An association between obesity and migraine was also found in two small studies that assessed the effects of bariatric surgery on headache frequency in morbidly obese, episodic migraineurs.
In these studies, at 6 months after surgery the monthly headache frequency declined from approximately 4 headache days per month at baseline to just 1 to 2 headache days per month. Researchers also noted that following bariatric surgery, the migraine-associated symptoms were reduced and headache related disability improved significantly. Larger, controlled studies will be needed to substantiate these findings and determine the true effect size before bariatric surgery could be considered as a component of migraine therapy.
However, these results highlight the observation that clinicians should give consideration to obesity as a potentially modifiable risk factor for episodic migraine.
Migraine and PTSD
Posttraumatic stress disorder (PTSD), the result of traumatic life stressors, has a lifetime prevalence of approximately 7%—3.6% among men and 9.7% among women—according to the National Comorbidity Survey Replication (NCS-R), a cross-sectional, general population survey of mental disorders.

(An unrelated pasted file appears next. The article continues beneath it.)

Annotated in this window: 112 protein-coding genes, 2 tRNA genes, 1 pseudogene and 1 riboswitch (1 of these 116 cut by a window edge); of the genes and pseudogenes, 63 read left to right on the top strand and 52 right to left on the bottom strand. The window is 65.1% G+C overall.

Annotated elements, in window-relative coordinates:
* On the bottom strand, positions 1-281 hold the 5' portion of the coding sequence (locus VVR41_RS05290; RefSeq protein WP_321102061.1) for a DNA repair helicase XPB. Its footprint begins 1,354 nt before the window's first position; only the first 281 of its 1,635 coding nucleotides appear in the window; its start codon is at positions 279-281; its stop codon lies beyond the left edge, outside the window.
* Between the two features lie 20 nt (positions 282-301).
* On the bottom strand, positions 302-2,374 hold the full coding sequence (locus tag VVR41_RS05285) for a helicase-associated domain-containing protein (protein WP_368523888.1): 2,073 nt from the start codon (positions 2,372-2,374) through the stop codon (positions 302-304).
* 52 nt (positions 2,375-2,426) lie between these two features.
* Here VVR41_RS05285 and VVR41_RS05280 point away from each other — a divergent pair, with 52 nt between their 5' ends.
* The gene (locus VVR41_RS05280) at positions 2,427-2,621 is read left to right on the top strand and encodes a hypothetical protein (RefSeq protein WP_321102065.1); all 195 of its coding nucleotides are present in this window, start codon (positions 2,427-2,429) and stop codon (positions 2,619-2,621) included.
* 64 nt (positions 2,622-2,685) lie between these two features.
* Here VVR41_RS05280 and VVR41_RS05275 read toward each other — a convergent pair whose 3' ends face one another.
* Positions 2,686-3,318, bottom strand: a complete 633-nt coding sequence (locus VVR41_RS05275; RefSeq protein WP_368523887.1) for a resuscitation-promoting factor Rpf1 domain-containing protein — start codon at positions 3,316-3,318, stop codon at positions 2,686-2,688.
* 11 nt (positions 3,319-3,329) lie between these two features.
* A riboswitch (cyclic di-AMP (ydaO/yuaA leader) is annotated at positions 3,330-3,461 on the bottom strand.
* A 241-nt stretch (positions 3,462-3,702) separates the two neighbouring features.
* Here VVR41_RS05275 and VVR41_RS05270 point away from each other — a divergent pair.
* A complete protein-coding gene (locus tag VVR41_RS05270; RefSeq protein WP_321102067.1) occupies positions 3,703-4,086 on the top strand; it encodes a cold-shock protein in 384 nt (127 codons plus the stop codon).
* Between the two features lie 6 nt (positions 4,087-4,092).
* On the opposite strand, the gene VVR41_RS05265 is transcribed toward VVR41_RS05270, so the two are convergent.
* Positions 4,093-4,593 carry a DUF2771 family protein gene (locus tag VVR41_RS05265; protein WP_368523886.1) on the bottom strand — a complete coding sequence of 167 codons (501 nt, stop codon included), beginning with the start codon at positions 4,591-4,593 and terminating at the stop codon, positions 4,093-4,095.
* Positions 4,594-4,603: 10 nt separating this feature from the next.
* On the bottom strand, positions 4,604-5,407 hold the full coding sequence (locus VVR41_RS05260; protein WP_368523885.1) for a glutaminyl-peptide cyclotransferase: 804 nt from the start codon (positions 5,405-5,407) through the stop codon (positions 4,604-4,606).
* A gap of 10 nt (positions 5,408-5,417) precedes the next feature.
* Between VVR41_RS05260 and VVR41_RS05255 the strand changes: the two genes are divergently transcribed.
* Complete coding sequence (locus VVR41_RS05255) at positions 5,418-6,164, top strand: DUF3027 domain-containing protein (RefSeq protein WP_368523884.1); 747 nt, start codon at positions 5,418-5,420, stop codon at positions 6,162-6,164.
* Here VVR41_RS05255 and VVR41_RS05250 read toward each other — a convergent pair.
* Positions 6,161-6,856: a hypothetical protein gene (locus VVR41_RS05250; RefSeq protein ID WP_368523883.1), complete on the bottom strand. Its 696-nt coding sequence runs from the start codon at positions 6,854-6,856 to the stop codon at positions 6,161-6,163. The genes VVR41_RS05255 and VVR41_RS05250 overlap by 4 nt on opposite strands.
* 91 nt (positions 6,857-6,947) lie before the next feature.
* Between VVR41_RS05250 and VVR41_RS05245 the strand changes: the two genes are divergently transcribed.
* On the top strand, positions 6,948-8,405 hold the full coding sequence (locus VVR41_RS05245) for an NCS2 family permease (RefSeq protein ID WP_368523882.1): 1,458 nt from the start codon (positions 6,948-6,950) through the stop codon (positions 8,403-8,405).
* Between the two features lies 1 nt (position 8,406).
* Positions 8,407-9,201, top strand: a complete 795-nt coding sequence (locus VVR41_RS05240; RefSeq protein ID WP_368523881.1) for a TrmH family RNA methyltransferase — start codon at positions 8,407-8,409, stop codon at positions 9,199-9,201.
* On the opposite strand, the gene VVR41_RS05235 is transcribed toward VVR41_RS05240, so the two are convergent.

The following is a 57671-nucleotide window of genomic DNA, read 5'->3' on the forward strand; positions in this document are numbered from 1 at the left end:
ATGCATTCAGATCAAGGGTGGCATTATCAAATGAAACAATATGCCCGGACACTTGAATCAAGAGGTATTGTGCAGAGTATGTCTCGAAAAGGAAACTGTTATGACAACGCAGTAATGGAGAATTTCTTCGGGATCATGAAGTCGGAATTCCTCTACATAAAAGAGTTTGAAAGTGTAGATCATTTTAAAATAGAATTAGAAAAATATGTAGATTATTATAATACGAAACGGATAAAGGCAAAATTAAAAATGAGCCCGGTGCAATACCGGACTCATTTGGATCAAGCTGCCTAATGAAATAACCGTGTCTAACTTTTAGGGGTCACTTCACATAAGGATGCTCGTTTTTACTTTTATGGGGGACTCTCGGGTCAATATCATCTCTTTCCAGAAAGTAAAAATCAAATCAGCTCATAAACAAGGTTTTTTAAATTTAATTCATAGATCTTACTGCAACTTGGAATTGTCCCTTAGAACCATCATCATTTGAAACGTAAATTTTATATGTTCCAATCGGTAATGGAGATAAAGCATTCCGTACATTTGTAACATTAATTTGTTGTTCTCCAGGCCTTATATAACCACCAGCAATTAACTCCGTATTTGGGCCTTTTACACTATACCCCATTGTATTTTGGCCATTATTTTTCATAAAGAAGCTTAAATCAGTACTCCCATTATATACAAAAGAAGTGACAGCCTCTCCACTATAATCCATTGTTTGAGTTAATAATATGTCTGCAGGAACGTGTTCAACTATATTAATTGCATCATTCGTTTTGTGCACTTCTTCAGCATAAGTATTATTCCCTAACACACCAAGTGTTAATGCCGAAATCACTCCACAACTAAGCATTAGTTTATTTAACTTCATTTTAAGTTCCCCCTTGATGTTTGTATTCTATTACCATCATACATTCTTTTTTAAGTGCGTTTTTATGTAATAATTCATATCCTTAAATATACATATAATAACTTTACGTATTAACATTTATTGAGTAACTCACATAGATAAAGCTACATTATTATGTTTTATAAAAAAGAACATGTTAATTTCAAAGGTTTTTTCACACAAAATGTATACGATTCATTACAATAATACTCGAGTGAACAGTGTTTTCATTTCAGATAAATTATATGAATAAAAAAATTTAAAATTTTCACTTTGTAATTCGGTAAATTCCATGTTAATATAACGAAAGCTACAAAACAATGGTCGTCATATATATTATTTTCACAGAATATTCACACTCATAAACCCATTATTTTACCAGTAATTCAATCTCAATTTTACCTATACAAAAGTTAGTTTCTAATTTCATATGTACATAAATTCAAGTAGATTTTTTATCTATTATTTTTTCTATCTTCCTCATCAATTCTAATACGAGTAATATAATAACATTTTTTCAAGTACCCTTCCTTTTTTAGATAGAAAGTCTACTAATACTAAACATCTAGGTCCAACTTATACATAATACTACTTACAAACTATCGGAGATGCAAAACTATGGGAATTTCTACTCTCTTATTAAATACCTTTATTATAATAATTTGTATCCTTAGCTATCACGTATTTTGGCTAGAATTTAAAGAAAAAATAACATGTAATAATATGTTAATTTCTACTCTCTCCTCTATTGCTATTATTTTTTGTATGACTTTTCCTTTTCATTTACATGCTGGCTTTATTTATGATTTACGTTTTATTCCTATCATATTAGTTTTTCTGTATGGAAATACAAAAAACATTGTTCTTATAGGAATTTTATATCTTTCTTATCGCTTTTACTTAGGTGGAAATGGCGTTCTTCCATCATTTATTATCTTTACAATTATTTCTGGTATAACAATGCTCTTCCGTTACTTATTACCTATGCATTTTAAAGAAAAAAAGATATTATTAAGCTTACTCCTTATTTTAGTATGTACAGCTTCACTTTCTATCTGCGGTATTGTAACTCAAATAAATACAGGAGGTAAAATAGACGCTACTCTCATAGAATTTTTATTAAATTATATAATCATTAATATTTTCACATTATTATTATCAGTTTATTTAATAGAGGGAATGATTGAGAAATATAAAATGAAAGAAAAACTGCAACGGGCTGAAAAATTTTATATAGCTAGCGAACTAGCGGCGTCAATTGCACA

Interpersonal trauma (such as physical or sexual abuse) is the most common cause of PTSD, but it can also result from life-threatening situations such as natural and man-made disasters or military combat.
In a secondary analysis of a the NCS-R, Peterlin and colleagues and found that 21.5% of episodic migraineurs and 19.2% of chronic daily headache sufferers fulfilled PTSD criteria.
Although both migraine and PTSD are up to 3 times more common in women than men, recent data suggest that the association between migraine and PTSD is stronger in men.
Using the NCS-R data, Peterlin and colleagues found a more than 3-4 fold increase in the odds ratio of PTSD in men with migraine versus women with migraine—a result that renders PTSD, to the knowledge of the investigators, the first mental disorder to be reported as having a greater prevalence in men with migraine than women with migraine.
FIGURE 2: Sex-specific odds ratio of PTSD in episodic migraine
Source: Adapted with permission from Peterlin BL, et al. Post-traumatic distress disorder and migraine:
Epidemiology, sex differences, and potential mechanisms. Headache. 2011;51(6)860-868.
The neurobiological mechanism linking PTSD to migraine is not known. Although a variety of theories exist—including low serotonin levels, dysfunctions of the autonomic system and hypothalamic-pituitary-adrenal axis (HPA) in both migraine and PTSD, and elevated baseline cortisol levels in migraineurs—it remains unclear why the association is stronger in men than in women.